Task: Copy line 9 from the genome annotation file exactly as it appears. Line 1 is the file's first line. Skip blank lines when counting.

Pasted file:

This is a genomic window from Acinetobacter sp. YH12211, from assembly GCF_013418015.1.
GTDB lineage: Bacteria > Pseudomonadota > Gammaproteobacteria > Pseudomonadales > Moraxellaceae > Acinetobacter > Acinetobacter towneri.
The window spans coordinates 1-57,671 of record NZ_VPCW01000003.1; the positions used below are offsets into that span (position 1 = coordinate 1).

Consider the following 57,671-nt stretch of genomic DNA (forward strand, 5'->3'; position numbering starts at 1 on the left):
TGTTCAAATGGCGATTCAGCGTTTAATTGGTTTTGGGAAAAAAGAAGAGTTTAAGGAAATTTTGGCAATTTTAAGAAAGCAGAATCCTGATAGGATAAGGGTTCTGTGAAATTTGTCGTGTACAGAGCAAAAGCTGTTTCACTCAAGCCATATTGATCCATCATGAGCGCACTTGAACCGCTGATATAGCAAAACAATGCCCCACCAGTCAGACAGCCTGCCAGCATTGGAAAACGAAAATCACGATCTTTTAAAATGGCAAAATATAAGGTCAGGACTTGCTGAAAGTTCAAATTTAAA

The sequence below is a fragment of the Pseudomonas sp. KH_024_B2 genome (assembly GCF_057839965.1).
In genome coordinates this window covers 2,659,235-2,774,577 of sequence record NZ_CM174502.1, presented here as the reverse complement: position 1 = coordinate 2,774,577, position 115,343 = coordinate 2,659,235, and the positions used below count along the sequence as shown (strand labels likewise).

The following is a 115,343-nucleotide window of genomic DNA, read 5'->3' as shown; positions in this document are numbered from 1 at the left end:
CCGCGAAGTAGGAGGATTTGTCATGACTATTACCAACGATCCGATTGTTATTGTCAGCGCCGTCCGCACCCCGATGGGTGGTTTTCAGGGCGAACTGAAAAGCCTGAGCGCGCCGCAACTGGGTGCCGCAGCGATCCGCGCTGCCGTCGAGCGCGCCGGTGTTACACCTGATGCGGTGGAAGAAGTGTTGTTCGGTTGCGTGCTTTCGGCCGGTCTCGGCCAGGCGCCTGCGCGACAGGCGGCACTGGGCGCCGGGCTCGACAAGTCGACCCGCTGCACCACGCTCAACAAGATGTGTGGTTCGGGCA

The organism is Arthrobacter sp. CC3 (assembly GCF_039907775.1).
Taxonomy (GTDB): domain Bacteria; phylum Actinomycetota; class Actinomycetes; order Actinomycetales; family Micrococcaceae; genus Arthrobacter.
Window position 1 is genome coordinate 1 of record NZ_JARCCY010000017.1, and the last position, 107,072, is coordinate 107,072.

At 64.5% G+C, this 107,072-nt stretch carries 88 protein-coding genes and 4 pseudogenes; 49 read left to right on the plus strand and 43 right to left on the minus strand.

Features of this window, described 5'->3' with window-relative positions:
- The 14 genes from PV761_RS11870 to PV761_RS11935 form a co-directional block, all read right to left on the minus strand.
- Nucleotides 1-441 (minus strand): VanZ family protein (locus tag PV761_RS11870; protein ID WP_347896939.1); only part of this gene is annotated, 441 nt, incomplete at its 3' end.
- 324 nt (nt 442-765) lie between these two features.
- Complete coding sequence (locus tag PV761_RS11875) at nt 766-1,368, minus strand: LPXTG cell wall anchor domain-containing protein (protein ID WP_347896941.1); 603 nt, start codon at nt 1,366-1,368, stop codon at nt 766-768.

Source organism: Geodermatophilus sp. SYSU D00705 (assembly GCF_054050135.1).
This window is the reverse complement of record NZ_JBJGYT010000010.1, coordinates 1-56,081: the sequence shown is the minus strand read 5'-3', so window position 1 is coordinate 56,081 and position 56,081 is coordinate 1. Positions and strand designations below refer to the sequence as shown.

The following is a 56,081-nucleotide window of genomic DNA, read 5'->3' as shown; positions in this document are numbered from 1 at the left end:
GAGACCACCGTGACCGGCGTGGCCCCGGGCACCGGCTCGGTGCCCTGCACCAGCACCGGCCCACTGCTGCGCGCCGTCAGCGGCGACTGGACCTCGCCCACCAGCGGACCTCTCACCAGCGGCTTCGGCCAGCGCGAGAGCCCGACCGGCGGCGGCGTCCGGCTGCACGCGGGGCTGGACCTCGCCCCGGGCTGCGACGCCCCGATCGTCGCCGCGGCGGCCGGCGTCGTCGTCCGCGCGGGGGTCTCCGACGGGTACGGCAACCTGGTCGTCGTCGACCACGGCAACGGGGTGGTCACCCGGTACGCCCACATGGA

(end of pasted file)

CCGCGAAGTAGGAGGATTTGTCATGACTATTACCAACGATCCGATTGTTATTGTCAGCGCCGTCCGCACCCCGATGGGTGGTTTTCAGGGCGAACTGAAAAGCCTGAGCGCGCCGCAACTGGGTGCCGCAGCGATCCGCGCTGCCGTCGAGCGCGCCGGTGTTACACCTGATGCGGTGGAAGAAGTGTTGTTCGGTTGCGTGCTTTCGGCCGGTCTCGGCCAGGCGCCTGCGCGACAGGCGGCACTGGGCGCCGGGCTCGACAAGTCGACCCGCTGCACCACGCTCAACAAGATGTGTGGTTCGGGCA